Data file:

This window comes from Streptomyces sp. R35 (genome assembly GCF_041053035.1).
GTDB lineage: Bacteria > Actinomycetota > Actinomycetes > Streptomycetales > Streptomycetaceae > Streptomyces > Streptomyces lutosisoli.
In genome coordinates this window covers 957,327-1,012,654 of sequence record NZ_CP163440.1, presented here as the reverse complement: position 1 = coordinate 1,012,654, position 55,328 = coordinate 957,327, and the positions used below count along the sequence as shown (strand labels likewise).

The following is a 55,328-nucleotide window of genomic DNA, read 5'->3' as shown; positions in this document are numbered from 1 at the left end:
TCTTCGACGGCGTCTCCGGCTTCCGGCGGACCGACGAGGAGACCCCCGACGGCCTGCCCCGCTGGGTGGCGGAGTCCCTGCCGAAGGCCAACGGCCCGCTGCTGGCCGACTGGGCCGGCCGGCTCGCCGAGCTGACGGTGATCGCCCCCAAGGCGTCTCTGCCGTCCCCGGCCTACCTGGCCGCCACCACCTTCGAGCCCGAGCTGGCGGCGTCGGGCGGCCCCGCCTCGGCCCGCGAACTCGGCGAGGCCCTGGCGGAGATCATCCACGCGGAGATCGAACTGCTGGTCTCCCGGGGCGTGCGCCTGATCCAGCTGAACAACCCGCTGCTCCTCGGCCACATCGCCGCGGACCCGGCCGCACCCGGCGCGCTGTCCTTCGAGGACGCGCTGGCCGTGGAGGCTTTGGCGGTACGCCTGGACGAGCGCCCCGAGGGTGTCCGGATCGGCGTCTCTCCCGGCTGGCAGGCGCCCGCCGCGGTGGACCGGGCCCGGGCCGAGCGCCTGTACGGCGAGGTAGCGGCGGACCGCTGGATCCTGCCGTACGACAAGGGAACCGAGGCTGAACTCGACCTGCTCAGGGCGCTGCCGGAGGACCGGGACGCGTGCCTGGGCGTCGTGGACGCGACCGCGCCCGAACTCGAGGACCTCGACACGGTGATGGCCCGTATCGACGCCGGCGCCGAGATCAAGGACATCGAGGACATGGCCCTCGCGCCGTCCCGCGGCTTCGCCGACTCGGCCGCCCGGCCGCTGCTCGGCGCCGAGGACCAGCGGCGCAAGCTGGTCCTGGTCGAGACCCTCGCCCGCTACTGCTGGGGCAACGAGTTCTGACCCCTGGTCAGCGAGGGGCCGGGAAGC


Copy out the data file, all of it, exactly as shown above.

This window comes from Streptomyces sp. R35 (genome assembly GCF_041053035.1).
GTDB lineage: Bacteria > Actinomycetota > Actinomycetes > Streptomycetales > Streptomycetaceae > Streptomyces > Streptomyces lutosisoli.
In genome coordinates this window covers 957,327-1,012,654 of sequence record NZ_CP163440.1, presented here as the reverse complement: position 1 = coordinate 1,012,654, position 55,328 = coordinate 957,327, and the positions used below count along the sequence as shown (strand labels likewise).

The following is a 55,328-nucleotide window of genomic DNA, read 5'->3' as shown; positions in this document are numbered from 1 at the left end:
TCTTCGACGGCGTCTCCGGCTTCCGGCGGACCGACGAGGAGACCCCCGACGGCCTGCCCCGCTGGGTGGCGGAGTCCCTGCCGAAGGCCAACGGCCCGCTGCTGGCCGACTGGGCCGGCCGGCTCGCCGAGCTGACGGTGATCGCCCCCAAGGCGTCTCTGCCGTCCCCGGCCTACCTGGCCGCCACCACCTTCGAGCCCGAGCTGGCGGCGTCGGGCGGCCCCGCCTCGGCCCGCGAACTCGGCGAGGCCCTGGCGGAGATCATCCACGCGGAGATCGAACTGCTGGTCTCCCGGGGCGTGCGCCTGATCCAGCTGAACAACCCGCTGCTCCTCGGCCACATCGCCGCGGACCCGGCCGCACCCGGCGCGCTGTCCTTCGAGGACGCGCTGGCCGTGGAGGCTTTGGCGGTACGCCTGGACGAGCGCCCCGAGGGTGTCCGGATCGGCGTCTCTCCCGGCTGGCAGGCGCCCGCCGCGGTGGACCGGGCCCGGGCCGAGCGCCTGTACGGCGAGGTAGCGGCGGACCGCTGGATCCTGCCGTACGACAAGGGAACCGAGGCTGAACTCGACCTGCTCAGGGCGCTGCCGGAGGACCGGGACGCGTGCCTGGGCGTCGTGGACGCGACCGCGCCCGAACTCGAGGACCTCGACACGGTGATGGCCCGTATCGACGCCGGCGCCGAGATCAAGGACATCGAGGACATGGCCCTCGCGCCGTCCCGCGGCTTCGCCGACTCGGCCGCCCGGCCGCTGCTCGGCGCCGAGGACCAGCGGCGCAAGCTGGTCCTGGTCGAGACCCTCGCCCGCTACTGCTGGGGCAACGAGTTCTGACCCCTGGTCAGCGAGGGGCCGGGAAGC